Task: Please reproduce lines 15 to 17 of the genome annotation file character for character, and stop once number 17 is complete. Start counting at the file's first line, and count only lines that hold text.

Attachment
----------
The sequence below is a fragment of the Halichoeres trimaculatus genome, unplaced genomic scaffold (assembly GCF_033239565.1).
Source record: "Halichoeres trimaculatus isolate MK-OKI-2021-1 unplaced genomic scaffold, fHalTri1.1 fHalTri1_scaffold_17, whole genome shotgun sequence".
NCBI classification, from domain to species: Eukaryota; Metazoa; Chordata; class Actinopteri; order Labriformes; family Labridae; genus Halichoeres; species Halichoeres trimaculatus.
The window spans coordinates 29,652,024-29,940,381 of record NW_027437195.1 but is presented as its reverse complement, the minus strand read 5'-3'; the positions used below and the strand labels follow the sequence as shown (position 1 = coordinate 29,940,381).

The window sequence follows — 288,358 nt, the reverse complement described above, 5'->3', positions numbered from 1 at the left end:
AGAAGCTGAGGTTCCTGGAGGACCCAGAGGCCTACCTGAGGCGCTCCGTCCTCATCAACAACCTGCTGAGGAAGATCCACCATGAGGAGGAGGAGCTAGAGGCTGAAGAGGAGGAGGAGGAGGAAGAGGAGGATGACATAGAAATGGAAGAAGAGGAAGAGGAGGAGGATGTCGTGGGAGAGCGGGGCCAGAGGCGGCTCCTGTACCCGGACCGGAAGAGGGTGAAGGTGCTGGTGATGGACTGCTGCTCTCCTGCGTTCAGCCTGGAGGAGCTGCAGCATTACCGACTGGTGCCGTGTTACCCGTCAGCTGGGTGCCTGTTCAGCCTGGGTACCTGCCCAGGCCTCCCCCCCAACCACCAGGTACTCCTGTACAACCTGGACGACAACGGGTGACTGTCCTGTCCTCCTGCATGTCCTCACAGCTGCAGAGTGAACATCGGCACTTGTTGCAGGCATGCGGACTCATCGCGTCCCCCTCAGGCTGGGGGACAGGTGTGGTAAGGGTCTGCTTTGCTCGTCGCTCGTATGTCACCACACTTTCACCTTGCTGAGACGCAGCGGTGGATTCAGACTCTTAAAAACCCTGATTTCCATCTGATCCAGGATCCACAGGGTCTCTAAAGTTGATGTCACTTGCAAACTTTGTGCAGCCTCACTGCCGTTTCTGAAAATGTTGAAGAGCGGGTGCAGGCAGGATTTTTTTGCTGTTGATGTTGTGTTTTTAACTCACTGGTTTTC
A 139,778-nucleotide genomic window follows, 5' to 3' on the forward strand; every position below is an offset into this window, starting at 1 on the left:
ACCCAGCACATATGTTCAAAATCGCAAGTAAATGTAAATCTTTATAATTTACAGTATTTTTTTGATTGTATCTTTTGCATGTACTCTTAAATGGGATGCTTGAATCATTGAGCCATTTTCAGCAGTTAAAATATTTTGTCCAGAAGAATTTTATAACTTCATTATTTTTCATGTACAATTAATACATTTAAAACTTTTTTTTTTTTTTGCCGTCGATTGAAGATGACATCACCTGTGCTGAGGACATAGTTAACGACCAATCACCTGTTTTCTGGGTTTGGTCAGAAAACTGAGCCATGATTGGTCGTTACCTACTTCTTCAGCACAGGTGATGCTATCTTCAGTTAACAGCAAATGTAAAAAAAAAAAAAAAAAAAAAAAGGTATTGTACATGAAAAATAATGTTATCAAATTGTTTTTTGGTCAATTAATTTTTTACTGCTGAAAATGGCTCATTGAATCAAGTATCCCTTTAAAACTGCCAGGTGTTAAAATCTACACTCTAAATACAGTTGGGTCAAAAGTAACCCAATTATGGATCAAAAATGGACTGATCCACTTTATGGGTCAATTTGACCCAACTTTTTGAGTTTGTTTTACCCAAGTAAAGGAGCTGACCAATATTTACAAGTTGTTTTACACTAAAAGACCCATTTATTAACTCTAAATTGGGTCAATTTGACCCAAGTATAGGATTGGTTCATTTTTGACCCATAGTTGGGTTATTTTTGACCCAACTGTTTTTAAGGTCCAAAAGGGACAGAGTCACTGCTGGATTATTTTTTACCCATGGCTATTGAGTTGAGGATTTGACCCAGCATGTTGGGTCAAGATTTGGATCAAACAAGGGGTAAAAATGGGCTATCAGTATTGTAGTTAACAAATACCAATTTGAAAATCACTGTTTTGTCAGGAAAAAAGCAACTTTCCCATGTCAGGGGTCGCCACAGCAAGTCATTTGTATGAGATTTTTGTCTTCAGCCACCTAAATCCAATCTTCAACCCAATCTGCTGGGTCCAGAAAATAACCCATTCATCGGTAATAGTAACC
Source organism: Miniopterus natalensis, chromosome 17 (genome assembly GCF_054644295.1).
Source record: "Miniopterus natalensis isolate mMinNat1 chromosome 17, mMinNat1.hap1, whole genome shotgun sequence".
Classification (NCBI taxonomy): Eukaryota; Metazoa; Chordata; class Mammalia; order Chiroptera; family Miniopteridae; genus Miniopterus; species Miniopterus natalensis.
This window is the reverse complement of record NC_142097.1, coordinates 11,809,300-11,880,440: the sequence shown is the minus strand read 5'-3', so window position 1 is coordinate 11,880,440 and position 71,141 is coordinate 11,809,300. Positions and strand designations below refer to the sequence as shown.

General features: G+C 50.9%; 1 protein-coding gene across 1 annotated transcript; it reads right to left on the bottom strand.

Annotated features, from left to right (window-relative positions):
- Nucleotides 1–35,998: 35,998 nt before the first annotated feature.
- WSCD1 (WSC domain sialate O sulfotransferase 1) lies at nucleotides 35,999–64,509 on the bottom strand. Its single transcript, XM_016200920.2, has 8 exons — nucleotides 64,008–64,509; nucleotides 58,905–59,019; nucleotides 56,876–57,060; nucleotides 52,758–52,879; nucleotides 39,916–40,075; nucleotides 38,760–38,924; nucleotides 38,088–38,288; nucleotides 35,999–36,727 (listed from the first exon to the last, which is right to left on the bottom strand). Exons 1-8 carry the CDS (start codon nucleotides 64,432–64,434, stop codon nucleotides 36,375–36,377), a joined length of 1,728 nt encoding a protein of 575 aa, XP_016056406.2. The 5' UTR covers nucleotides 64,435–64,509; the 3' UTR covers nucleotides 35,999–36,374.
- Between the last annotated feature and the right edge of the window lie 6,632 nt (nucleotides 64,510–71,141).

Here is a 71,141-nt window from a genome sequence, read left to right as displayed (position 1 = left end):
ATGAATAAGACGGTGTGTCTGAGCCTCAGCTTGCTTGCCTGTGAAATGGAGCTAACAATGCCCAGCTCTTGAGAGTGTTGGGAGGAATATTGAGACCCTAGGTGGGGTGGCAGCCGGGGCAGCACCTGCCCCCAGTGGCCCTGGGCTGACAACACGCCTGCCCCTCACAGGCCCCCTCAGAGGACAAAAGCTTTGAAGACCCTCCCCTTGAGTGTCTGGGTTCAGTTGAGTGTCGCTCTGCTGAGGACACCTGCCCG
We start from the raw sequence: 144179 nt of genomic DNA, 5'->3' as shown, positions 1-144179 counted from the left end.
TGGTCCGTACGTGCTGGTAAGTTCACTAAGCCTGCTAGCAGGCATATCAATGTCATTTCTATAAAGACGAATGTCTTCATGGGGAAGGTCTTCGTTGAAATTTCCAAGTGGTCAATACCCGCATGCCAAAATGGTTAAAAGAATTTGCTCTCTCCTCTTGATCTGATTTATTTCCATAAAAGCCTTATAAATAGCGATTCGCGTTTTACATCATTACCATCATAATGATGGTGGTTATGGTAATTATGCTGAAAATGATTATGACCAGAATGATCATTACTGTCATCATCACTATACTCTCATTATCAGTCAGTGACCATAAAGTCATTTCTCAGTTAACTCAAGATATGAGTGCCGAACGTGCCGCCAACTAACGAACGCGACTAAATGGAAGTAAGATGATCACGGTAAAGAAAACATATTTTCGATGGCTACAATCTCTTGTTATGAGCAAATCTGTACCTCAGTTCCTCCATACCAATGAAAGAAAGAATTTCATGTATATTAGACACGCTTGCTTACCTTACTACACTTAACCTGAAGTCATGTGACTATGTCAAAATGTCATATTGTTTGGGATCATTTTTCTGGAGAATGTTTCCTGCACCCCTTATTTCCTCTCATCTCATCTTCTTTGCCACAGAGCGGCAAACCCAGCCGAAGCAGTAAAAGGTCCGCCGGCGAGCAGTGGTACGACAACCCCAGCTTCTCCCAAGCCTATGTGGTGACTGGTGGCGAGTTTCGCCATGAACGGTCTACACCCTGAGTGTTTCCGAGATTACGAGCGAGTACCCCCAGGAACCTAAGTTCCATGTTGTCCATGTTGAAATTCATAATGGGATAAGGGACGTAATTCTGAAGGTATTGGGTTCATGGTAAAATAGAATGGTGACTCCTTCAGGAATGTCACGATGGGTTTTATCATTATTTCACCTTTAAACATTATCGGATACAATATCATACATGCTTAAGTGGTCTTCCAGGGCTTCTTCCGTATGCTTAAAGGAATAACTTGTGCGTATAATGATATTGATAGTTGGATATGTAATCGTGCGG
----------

- Nucleotides 1–35,998: 35,998 nt before the first annotated feature.
- WSCD1 (WSC domain sialate O sulfotransferase 1) lies at nucleotides 35,999–64,509 on the bottom strand. Its single transcript, XM_016200920.2, has 8 exons — nucleotides 64,008–64,509; nucleotides 58,905–59,019; nucleotides 56,876–57,060; nucleotides 52,758–52,879; nucleotides 39,916–40,075; nucleotides 38,760–38,924; nucleotides 38,088–38,288; nucleotides 35,999–36,727 (listed from the first exon to the last, which is right to left on the bottom strand). Exons 1-8 carry the CDS (start codon nucleotides 64,432–64,434, stop codon nucleotides 36,375–36,377), a joined length of 1,728 nt encoding a protein of 575 aa, XP_016056406.2. The 5' UTR covers nucleotides 64,435–64,509; the 3' UTR covers nucleotides 35,999–36,374.
- Between the last annotated feature and the right edge of the window lie 6,632 nt (nucleotides 64,510–71,141).